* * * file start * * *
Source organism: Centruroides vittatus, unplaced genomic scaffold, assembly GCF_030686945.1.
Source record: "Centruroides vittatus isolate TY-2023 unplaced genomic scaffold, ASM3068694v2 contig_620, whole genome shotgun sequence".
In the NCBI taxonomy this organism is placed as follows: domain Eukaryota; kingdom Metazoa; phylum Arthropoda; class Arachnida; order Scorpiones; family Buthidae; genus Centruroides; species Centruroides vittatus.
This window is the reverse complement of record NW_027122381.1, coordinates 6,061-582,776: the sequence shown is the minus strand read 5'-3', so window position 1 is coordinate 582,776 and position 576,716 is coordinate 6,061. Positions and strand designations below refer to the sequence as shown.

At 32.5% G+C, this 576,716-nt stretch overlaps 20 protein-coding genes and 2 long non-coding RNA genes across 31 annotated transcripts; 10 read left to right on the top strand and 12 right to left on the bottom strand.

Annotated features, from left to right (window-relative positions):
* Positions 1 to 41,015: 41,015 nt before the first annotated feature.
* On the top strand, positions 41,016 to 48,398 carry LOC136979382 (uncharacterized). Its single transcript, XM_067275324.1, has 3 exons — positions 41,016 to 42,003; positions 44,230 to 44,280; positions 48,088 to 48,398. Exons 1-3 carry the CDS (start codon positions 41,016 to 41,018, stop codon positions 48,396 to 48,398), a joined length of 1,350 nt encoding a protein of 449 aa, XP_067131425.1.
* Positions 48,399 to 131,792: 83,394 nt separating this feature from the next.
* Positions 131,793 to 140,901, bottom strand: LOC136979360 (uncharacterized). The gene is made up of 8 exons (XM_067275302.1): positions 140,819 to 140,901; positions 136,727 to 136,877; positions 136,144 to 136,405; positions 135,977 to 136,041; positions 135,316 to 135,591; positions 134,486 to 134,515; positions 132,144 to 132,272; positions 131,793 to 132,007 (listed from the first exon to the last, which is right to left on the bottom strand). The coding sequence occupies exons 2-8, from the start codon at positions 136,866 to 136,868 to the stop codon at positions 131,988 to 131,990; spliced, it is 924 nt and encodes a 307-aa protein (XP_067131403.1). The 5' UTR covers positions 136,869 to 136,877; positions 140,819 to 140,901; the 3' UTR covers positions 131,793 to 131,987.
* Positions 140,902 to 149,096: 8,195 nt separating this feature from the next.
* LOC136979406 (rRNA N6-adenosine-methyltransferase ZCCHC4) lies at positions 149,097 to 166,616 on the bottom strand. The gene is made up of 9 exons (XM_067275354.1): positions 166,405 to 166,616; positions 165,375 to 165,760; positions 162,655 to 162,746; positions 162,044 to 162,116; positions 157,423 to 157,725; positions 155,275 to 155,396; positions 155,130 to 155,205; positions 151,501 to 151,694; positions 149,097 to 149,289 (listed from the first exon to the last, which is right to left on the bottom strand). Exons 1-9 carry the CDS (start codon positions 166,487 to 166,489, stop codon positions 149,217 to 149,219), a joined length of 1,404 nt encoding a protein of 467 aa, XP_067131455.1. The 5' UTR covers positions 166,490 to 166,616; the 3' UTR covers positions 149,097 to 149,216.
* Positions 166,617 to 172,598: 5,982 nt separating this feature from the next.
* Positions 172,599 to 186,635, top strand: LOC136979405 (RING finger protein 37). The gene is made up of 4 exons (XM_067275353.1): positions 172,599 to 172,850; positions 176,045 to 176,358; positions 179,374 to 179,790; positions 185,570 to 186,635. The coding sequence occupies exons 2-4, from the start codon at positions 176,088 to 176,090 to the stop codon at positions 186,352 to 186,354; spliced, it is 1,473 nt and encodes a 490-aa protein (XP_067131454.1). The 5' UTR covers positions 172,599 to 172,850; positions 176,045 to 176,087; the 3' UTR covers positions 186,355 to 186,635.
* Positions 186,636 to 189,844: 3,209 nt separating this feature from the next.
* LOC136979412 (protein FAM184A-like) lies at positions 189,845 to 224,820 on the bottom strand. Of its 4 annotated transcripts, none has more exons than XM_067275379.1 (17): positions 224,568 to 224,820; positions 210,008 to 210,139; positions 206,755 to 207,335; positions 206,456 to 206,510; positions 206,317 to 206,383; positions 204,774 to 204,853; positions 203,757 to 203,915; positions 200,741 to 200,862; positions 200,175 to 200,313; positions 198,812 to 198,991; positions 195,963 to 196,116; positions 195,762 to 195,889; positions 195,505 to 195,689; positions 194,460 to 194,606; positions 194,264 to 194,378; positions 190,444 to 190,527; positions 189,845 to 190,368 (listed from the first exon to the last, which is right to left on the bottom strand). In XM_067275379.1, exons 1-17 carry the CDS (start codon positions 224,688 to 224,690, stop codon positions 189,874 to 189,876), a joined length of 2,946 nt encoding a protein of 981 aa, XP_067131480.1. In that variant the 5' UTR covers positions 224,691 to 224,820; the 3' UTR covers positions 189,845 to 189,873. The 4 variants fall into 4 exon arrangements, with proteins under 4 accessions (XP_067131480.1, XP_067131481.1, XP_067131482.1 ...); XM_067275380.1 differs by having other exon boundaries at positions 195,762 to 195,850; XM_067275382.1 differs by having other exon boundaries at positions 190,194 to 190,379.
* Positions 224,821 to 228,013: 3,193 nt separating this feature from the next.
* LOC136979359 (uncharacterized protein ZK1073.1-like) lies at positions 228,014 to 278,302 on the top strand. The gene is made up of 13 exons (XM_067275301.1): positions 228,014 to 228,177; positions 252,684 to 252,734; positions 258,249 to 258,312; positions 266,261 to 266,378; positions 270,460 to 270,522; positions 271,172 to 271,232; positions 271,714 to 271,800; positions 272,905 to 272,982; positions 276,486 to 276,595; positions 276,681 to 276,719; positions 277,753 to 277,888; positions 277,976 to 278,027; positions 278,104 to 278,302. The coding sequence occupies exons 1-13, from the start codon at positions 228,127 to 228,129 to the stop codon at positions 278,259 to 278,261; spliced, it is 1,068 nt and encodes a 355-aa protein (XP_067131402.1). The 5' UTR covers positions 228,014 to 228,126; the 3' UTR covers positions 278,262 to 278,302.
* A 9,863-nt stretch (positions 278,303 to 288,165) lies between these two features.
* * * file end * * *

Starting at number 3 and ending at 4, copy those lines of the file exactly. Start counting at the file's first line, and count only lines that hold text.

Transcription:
In the NCBI taxonomy this organism is placed as follows: domain Eukaryota; kingdom Metazoa; phylum Arthropoda; class Arachnida; order Scorpiones; family Buthidae; genus Centruroides; species Centruroides vittatus.
This window is the reverse complement of record NW_027122381.1, coordinates 6,061-582,776: the sequence shown is the minus strand read 5'-3', so window position 1 is coordinate 582,776 and position 576,716 is coordinate 6,061. Positions and strand designations below refer to the sequence as shown.